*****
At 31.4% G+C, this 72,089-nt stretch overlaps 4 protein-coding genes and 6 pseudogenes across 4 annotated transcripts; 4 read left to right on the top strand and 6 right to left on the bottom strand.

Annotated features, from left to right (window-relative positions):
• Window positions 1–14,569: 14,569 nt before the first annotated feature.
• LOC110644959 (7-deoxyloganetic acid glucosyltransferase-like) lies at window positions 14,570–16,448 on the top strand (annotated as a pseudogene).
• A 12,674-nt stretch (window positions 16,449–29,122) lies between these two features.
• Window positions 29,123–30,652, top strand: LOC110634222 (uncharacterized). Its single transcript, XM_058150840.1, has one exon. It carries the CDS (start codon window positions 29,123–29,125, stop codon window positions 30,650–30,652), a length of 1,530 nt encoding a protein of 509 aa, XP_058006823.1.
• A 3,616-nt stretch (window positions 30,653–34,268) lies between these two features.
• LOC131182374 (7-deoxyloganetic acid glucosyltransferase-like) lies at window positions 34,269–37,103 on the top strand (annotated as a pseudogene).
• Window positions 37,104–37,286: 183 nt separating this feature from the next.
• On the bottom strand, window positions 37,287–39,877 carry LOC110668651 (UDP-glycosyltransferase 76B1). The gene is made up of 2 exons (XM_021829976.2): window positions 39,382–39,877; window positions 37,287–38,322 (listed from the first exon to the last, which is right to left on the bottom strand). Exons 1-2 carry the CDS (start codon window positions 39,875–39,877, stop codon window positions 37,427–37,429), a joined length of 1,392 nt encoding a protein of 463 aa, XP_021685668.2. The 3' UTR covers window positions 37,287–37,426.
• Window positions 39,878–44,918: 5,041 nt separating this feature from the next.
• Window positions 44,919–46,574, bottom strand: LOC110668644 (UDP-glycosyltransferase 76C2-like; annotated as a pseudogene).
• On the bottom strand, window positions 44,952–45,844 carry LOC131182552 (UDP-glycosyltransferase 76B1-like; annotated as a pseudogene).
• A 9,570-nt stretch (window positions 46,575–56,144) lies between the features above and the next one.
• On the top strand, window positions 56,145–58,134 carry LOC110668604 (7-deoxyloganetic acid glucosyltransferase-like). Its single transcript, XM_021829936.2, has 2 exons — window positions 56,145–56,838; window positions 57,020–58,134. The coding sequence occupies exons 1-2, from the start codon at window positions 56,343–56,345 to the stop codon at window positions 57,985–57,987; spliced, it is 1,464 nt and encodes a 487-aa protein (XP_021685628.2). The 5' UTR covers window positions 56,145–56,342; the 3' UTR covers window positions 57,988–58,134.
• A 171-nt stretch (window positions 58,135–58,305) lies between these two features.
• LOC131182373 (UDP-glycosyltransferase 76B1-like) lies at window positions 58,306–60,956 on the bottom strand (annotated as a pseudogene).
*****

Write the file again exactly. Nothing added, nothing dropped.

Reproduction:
At 31.4% G+C, this 72,089-nt stretch overlaps 4 protein-coding genes and 6 pseudogenes across 4 annotated transcripts; 4 read left to right on the top strand and 6 right to left on the bottom strand.

Annotated features, from left to right (window-relative positions):
• Window positions 1–14,569: 14,569 nt before the first annotated feature.
• LOC110644959 (7-deoxyloganetic acid glucosyltransferase-like) lies at window positions 14,570–16,448 on the top strand (annotated as a pseudogene).
• A 12,674-nt stretch (window positions 16,449–29,122) lies between these two features.
• Window positions 29,123–30,652, top strand: LOC110634222 (uncharacterized). Its single transcript, XM_058150840.1, has one exon. It carries the CDS (start codon window positions 29,123–29,125, stop codon window positions 30,650–30,652), a length of 1,530 nt encoding a protein of 509 aa, XP_058006823.1.
• A 3,616-nt stretch (window positions 30,653–34,268) lies between these two features.
• LOC131182374 (7-deoxyloganetic acid glucosyltransferase-like) lies at window positions 34,269–37,103 on the top strand (annotated as a pseudogene).
• Window positions 37,104–37,286: 183 nt separating this feature from the next.
• On the bottom strand, window positions 37,287–39,877 carry LOC110668651 (UDP-glycosyltransferase 76B1). The gene is made up of 2 exons (XM_021829976.2): window positions 39,382–39,877; window positions 37,287–38,322 (listed from the first exon to the last, which is right to left on the bottom strand). Exons 1-2 carry the CDS (start codon window positions 39,875–39,877, stop codon window positions 37,427–37,429), a joined length of 1,392 nt encoding a protein of 463 aa, XP_021685668.2. The 3' UTR covers window positions 37,287–37,426.
• Window positions 39,878–44,918: 5,041 nt separating this feature from the next.
• Window positions 44,919–46,574, bottom strand: LOC110668644 (UDP-glycosyltransferase 76C2-like; annotated as a pseudogene).
• On the bottom strand, window positions 44,952–45,844 carry LOC131182552 (UDP-glycosyltransferase 76B1-like; annotated as a pseudogene).
• A 9,570-nt stretch (window positions 46,575–56,144) lies between the features above and the next one.
• On the top strand, window positions 56,145–58,134 carry LOC110668604 (7-deoxyloganetic acid glucosyltransferase-like). Its single transcript, XM_021829936.2, has 2 exons — window positions 56,145–56,838; window positions 57,020–58,134. The coding sequence occupies exons 1-2, from the start codon at window positions 56,343–56,345 to the stop codon at window positions 57,985–57,987; spliced, it is 1,464 nt and encodes a 487-aa protein (XP_021685628.2). The 5' UTR covers window positions 56,145–56,342; the 3' UTR covers window positions 57,988–58,134.
• A 171-nt stretch (window positions 58,135–58,305) lies between these two features.
• LOC131182373 (UDP-glycosyltransferase 76B1-like) lies at window positions 58,306–60,956 on the bottom strand (annotated as a pseudogene).